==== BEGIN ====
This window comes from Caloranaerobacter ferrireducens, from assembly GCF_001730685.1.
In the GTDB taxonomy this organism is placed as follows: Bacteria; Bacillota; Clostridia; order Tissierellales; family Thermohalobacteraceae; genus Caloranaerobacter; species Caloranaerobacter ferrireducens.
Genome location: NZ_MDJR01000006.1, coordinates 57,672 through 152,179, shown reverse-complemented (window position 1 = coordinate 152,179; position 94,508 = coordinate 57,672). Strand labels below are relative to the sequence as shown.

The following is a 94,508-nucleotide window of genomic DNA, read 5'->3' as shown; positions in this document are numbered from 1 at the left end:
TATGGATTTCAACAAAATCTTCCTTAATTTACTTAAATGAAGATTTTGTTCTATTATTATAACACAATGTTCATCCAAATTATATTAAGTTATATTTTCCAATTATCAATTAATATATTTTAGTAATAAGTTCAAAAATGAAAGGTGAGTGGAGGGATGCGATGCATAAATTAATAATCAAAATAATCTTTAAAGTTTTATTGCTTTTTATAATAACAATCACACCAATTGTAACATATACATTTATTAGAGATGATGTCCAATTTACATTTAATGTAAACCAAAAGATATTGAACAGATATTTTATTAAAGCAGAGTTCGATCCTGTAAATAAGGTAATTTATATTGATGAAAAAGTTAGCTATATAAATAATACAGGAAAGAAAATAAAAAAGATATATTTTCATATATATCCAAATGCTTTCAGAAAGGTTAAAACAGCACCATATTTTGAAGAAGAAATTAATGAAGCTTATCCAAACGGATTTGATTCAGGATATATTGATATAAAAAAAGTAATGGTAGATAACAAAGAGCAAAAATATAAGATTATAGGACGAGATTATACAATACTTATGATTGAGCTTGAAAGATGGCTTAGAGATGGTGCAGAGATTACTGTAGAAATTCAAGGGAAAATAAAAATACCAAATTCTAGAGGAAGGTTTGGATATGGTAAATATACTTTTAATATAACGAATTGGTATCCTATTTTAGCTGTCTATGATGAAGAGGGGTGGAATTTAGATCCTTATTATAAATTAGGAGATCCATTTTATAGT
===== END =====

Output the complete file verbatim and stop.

This window comes from Caloranaerobacter ferrireducens, from assembly GCF_001730685.1.
In the GTDB taxonomy this organism is placed as follows: Bacteria; Bacillota; Clostridia; order Tissierellales; family Thermohalobacteraceae; genus Caloranaerobacter; species Caloranaerobacter ferrireducens.
Genome location: NZ_MDJR01000006.1, coordinates 57,672 through 152,179, shown reverse-complemented (window position 1 = coordinate 152,179; position 94,508 = coordinate 57,672). Strand labels below are relative to the sequence as shown.

The following is a 94,508-nucleotide window of genomic DNA, read 5'->3' as shown; positions in this document are numbered from 1 at the left end:
TATGGATTTCAACAAAATCTTCCTTAATTTACTTAAATGAAGATTTTGTTCTATTATTATAACACAATGTTCATCCAAATTATATTAAGTTATATTTTCCAATTATCAATTAATATATTTTAGTAATAAGTTCAAAAATGAAAGGTGAGTGGAGGGATGCGATGCATAAATTAATAATCAAAATAATCTTTAAAGTTTTATTGCTTTTTATAATAACAATCACACCAATTGTAACATATACATTTATTAGAGATGATGTCCAATTTACATTTAATGTAAACCAAAAGATATTGAACAGATATTTTATTAAAGCAGAGTTCGATCCTGTAAATAAGGTAATTTATATTGATGAAAAAGTTAGCTATATAAATAATACAGGAAAGAAAATAAAAAAGATATATTTTCATATATATCCAAATGCTTTCAGAAAGGTTAAAACAGCACCATATTTTGAAGAAGAAATTAATGAAGCTTATCCAAACGGATTTGATTCAGGATATATTGATATAAAAAAAGTAATGGTAGATAACAAAGAGCAAAAATATAAGATTATAGGACGAGATTATACAATACTTATGATTGAGCTTGAAAGATGGCTTAGAGATGGTGCAGAGATTACTGTAGAAATTCAAGGGAAAATAAAAATACCAAATTCTAGAGGAAGGTTTGGATATGGTAAATATACTTTTAATATAACGAATTGGTATCCTATTTTAGCTGTCTATGATGAAGAGGGGTGGAATTTAGATCCTTATTATAAATTAGGAGATCCATTTTATAGT